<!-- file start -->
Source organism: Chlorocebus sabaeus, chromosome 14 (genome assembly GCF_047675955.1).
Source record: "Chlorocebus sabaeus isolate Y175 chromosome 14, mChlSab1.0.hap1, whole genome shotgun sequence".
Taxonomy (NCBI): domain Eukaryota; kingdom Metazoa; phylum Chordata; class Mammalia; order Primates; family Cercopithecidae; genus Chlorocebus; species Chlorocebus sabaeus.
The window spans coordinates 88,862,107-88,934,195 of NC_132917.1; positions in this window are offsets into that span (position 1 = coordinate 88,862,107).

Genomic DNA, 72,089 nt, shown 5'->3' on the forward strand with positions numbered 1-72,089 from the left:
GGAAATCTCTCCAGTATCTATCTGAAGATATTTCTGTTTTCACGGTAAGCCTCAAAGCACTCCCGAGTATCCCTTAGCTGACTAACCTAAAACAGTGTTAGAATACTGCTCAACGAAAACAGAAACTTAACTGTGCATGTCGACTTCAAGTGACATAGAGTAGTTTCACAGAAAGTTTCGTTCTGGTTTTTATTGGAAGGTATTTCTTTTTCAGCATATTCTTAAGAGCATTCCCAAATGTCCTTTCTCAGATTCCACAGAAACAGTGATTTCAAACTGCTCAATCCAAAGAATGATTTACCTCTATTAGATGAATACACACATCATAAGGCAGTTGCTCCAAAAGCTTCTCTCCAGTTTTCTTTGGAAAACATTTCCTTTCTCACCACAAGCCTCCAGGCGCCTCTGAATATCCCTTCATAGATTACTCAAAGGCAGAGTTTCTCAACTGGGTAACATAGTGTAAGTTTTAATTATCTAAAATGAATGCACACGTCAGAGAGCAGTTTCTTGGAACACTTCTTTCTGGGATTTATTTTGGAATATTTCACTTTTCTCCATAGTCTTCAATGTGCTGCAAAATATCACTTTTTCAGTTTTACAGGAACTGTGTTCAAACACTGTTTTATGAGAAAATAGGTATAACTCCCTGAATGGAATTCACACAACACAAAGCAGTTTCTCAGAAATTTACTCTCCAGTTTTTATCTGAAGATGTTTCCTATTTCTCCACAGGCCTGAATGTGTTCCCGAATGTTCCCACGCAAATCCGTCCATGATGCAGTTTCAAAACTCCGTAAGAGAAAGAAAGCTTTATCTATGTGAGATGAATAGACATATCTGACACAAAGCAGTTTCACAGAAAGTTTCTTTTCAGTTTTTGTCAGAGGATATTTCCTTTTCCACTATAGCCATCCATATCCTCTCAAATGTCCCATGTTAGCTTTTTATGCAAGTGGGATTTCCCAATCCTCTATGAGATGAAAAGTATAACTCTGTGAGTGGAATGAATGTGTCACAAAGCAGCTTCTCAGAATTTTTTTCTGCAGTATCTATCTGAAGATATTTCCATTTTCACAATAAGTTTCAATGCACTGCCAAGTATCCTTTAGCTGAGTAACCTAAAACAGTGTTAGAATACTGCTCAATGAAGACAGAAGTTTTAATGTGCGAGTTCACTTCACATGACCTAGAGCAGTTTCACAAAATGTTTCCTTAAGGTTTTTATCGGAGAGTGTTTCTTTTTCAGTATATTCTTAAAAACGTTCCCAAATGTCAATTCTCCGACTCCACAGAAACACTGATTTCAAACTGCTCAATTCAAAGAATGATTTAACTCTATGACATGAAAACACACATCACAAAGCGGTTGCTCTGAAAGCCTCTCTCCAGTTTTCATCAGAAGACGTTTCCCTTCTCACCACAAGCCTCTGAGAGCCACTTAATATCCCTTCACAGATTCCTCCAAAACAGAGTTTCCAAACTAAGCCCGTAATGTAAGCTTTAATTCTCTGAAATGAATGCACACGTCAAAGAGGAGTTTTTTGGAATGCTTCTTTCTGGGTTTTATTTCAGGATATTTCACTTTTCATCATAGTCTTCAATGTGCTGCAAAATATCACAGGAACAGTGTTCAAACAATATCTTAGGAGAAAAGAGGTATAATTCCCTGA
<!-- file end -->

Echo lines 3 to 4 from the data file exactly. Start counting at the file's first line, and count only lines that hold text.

Taxonomy (NCBI): domain Eukaryota; kingdom Metazoa; phylum Chordata; class Mammalia; order Primates; family Cercopithecidae; genus Chlorocebus; species Chlorocebus sabaeus.
The window spans coordinates 88,862,107-88,934,195 of NC_132917.1; positions in this window are offsets into that span (position 1 = coordinate 88,862,107).